of amateur gardeners and others not professionally or commercially
connected with horticulture. The organization's funds are derived from
donations and membership dues, fees, and assessments. No part of its net
earnings inures to the benefit of any officer or member. 

Section 501(c)(3) of the Code provides that an organization organized and
operated exclusively for charitable or educational purposes is exempt from
Federal income tax, provided no part of its net earnings inures to the
benefit of any private shareholder or individual. 

Section 1.501(c)(3)-1(d)(2) of the Income Tax Regulations defines the term
`charitable' to include the advancement of education and the promotion of
social welfare by organization designed to combat community deterioration. 

Section 1.501(c)(3)-1(d)(3) of the regulations defines the term
`educational' as relating to (a) the instruction or training of the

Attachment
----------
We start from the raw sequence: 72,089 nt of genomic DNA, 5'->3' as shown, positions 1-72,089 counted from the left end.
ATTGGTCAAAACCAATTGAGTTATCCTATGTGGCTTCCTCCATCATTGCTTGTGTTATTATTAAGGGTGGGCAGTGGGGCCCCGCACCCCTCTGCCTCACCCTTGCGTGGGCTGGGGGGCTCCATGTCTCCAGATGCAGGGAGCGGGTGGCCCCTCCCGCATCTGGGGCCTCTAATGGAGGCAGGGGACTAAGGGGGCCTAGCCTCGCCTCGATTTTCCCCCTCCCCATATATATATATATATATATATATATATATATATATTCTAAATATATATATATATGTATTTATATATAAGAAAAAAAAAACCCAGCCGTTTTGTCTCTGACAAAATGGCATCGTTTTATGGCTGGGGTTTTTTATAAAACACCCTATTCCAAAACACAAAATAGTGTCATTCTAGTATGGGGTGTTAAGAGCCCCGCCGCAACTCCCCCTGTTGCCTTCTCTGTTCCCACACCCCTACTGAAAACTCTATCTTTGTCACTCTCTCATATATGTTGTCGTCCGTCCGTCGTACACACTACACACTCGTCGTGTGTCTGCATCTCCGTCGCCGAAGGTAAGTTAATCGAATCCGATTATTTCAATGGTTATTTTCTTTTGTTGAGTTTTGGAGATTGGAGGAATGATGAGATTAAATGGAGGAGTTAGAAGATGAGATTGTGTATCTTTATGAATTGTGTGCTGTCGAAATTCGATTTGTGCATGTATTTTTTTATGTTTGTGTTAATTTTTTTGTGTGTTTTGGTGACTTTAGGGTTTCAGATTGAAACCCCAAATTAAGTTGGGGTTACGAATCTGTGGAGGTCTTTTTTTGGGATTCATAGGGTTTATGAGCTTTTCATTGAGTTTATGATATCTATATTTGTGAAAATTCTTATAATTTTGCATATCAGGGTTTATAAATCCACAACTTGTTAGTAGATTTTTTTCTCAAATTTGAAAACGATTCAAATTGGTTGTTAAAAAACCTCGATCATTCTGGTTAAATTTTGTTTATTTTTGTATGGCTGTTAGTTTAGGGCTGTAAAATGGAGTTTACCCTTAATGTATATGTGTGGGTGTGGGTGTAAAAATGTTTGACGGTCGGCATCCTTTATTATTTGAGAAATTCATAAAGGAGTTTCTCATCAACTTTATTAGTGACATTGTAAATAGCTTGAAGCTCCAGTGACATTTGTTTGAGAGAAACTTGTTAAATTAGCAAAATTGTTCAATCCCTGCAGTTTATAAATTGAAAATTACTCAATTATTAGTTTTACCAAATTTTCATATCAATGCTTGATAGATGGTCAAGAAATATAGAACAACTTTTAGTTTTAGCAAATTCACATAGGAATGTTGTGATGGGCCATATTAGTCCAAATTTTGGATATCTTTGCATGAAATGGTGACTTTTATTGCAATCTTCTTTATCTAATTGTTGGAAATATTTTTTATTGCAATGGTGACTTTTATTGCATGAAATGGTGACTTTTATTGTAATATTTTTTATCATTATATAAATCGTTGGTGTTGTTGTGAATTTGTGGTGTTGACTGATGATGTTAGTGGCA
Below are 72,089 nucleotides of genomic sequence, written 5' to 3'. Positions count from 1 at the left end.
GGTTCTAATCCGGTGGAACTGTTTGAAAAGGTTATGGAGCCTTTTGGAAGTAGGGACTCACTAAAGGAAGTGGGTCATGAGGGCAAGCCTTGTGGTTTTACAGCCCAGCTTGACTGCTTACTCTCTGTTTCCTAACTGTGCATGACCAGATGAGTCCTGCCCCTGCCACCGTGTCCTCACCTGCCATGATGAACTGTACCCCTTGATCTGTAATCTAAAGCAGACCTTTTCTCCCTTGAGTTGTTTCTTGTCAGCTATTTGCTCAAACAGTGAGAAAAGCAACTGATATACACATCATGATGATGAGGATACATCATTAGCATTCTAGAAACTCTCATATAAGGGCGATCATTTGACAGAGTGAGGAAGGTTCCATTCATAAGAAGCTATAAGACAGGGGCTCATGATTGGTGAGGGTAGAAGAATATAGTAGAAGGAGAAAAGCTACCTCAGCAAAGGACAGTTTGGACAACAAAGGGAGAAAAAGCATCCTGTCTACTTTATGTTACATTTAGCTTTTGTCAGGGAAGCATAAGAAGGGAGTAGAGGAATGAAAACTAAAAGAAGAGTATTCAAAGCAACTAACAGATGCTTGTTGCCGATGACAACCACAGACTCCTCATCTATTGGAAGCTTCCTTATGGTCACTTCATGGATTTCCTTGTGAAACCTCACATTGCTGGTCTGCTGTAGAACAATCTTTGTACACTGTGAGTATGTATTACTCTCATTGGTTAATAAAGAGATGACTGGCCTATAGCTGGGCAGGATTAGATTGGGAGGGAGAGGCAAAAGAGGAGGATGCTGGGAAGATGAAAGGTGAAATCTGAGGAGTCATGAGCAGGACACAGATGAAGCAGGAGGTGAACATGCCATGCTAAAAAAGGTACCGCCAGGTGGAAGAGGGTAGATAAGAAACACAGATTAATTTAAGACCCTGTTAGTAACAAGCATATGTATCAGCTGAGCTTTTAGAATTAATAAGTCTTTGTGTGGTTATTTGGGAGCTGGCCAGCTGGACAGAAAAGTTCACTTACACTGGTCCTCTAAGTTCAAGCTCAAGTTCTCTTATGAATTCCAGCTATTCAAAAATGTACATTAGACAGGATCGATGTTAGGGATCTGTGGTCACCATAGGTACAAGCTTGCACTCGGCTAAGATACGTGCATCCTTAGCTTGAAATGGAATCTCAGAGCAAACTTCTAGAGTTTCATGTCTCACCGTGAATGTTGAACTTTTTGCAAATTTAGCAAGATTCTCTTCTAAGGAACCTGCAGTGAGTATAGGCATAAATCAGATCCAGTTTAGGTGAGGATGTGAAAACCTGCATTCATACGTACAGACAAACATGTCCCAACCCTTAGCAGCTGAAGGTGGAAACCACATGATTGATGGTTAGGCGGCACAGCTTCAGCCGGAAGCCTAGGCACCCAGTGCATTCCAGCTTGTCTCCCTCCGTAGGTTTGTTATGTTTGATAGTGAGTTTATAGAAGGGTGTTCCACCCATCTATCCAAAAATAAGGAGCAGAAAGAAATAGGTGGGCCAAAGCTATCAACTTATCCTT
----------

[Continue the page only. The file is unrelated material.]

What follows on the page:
individual for the purpose of improving or developing his capabilities or
(b) the instruction of the public on subjects useful to the individual and
beneficial to the community. An example in this section states that an
organization whose activities consist of presenting public discussion
groups, forums, panels, lectures, or other similar programs, may be an
educational organization. 

This organization is organized and, in carrying out its purposes in the
manner described above, is operated exclusively for charitable and
educational purposes. Accordingly, the organization qualifies for exemption
under section 501(c)(3) of the Code. 

Situation 2 .-Garden club qualifying under section 501(c)(4) of the Code. 

The facts are the same as in Situation 1 except that a substantial part of
the organization's activities, but not its primary activity, consists of
social functions for the benefit, pleasure, and recreation of its members.